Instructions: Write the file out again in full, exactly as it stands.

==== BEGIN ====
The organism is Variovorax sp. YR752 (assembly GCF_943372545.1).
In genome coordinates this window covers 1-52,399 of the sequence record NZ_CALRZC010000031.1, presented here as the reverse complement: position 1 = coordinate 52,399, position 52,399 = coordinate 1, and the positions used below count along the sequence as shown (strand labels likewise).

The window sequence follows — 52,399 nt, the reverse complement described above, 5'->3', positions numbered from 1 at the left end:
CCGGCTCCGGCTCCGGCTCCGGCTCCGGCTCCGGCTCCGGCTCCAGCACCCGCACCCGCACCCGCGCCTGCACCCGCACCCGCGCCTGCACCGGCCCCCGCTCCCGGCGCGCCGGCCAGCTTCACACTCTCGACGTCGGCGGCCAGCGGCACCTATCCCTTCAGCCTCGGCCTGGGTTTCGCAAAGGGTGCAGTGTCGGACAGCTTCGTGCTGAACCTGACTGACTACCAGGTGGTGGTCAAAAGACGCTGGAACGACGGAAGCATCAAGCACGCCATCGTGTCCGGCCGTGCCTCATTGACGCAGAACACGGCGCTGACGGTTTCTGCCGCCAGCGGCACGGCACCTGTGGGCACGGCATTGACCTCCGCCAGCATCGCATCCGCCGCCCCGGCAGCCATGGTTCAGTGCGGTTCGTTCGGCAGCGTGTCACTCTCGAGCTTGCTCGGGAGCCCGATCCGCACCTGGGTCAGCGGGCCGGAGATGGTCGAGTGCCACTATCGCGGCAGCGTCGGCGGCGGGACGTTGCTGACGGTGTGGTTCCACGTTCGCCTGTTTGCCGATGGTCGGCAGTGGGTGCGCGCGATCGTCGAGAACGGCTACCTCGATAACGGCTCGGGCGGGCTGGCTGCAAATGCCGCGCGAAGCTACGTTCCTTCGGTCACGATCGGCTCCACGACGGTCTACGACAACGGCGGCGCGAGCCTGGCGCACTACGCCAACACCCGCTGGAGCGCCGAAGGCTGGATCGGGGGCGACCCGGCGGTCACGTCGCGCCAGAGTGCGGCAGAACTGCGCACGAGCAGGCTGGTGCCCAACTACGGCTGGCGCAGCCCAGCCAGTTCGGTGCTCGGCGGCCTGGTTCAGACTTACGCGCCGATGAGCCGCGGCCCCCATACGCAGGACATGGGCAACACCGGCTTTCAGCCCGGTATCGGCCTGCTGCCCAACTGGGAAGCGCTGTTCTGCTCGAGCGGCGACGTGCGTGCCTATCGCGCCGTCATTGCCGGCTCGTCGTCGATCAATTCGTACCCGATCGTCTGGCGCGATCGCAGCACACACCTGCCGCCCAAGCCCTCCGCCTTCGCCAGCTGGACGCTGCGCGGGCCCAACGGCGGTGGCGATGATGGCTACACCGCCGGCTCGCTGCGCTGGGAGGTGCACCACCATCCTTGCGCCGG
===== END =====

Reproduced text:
The organism is Variovorax sp. YR752 (assembly GCF_943372545.1).
In genome coordinates this window covers 1-52,399 of the sequence record NZ_CALRZC010000031.1, presented here as the reverse complement: position 1 = coordinate 52,399, position 52,399 = coordinate 1, and the positions used below count along the sequence as shown (strand labels likewise).

The window sequence follows — 52,399 nt, the reverse complement described above, 5'->3', positions numbered from 1 at the left end:
CCGGCTCCGGCTCCGGCTCCGGCTCCGGCTCCGGCTCCGGCTCCAGCACCCGCACCCGCACCCGCGCCTGCACCCGCACCCGCGCCTGCACCGGCCCCCGCTCCCGGCGCGCCGGCCAGCTTCACACTCTCGACGTCGGCGGCCAGCGGCACCTATCCCTTCAGCCTCGGCCTGGGTTTCGCAAAGGGTGCAGTGTCGGACAGCTTCGTGCTGAACCTGACTGACTACCAGGTGGTGGTCAAAAGACGCTGGAACGACGGAAGCATCAAGCACGCCATCGTGTCCGGCCGTGCCTCATTGACGCAGAACACGGCGCTGACGGTTTCTGCCGCCAGCGGCACGGCACCTGTGGGCACGGCATTGACCTCCGCCAGCATCGCATCCGCCGCCCCGGCAGCCATGGTTCAGTGCGGTTCGTTCGGCAGCGTGTCACTCTCGAGCTTGCTCGGGAGCCCGATCCGCACCTGGGTCAGCGGGCCGGAGATGGTCGAGTGCCACTATCGCGGCAGCGTCGGCGGCGGGACGTTGCTGACGGTGTGGTTCCACGTTCGCCTGTTTGCCGATGGTCGGCAGTGGGTGCGCGCGATCGTCGAGAACGGCTACCTCGATAACGGCTCGGGCGGGCTGGCTGCAAATGCCGCGCGAAGCTACGTTCCTTCGGTCACGATCGGCTCCACGACGGTCTACGACAACGGCGGCGCGAGCCTGGCGCACTACGCCAACACCCGCTGGAGCGCCGAAGGCTGGATCGGGGGCGACCCGGCGGTCACGTCGCGCCAGAGTGCGGCAGAACTGCGCACGAGCAGGCTGGTGCCCAACTACGGCTGGCGCAGCCCAGCCAGTTCGGTGCTCGGCGGCCTGGTTCAGACTTACGCGCCGATGAGCCGCGGCCCCCATACGCAGGACATGGGCAACACCGGCTTTCAGCCCGGTATCGGCCTGCTGCCCAACTGGGAAGCGCTGTTCTGCTCGAGCGGCGACGTGCGTGCCTATCGCGCCGTCATTGCCGGCTCGTCGTCGATCAATTCGTACCCGATCGTCTGGCGCGATCGCAGCACACACCTGCCGCCCAAGCCCTCCGCCTTCGCCAGCTGGACGCTGCGCGGGCCCAACGGCGGTGGCGATGATGGCTACACCGCCGGCTCGCTGCGCTGGGAGGTGCACCACCATCCTTGCGCCGG